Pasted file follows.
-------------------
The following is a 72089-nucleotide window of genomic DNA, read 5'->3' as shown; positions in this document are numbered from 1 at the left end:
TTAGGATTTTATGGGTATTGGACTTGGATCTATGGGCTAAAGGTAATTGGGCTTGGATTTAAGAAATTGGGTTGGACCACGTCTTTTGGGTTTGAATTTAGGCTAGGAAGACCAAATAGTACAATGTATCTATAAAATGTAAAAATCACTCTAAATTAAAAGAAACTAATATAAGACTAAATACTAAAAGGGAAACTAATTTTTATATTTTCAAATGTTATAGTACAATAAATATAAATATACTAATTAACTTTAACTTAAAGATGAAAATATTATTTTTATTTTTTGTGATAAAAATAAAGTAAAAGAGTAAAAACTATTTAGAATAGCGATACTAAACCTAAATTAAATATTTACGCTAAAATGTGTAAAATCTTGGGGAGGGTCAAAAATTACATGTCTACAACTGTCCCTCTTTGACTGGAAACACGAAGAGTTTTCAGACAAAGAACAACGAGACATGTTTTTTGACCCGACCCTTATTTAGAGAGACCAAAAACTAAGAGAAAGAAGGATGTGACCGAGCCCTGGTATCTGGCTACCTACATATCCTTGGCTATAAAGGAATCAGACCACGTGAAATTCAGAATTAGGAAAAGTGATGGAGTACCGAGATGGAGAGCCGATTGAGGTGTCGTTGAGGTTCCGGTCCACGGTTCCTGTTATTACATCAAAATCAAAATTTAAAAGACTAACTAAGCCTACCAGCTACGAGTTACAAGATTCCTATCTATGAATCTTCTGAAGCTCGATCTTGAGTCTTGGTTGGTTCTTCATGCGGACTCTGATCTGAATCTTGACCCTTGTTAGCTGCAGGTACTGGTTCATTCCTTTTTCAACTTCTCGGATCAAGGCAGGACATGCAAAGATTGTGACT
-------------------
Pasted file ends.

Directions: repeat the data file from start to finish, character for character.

The following is a 72089-nucleotide window of genomic DNA, read 5'->3' as shown; positions in this document are numbered from 1 at the left end:
TTAGGATTTTATGGGTATTGGACTTGGATCTATGGGCTAAAGGTAATTGGGCTTGGATTTAAGAAATTGGGTTGGACCACGTCTTTTGGGTTTGAATTTAGGCTAGGAAGACCAAATAGTACAATGTATCTATAAAATGTAAAAATCACTCTAAATTAAAAGAAACTAATATAAGACTAAATACTAAAAGGGAAACTAATTTTTATATTTTCAAATGTTATAGTACAATAAATATAAATATACTAATTAACTTTAACTTAAAGATGAAAATATTATTTTTATTTTTTGTGATAAAAATAAAGTAAAAGAGTAAAAACTATTTAGAATAGCGATACTAAACCTAAATTAAATATTTACGCTAAAATGTGTAAAATCTTGGGGAGGGTCAAAAATTACATGTCTACAACTGTCCCTCTTTGACTGGAAACACGAAGAGTTTTCAGACAAAGAACAACGAGACATGTTTTTTGACCCGACCCTTATTTAGAGAGACCAAAAACTAAGAGAAAGAAGGATGTGACCGAGCCCTGGTATCTGGCTACCTACATATCCTTGGCTATAAAGGAATCAGACCACGTGAAATTCAGAATTAGGAAAAGTGATGGAGTACCGAGATGGAGAGCCGATTGAGGTGTCGTTGAGGTTCCGGTCCACGGTTCCTGTTATTACATCAAAATCAAAATTTAAAAGACTAACTAAGCCTACCAGCTACGAGTTACAAGATTCCTATCTATGAATCTTCTGAAGCTCGATCTTGAGTCTTGGTTGGTTCTTCATGCGGACTCTGATCTGAATCTTGACCCTTGTTAGCTGCAGGTACTGGTTCATTCCTTTTTCAACTTCTCGGATCAAGGCAGGACATGCAAAGATTGTGACT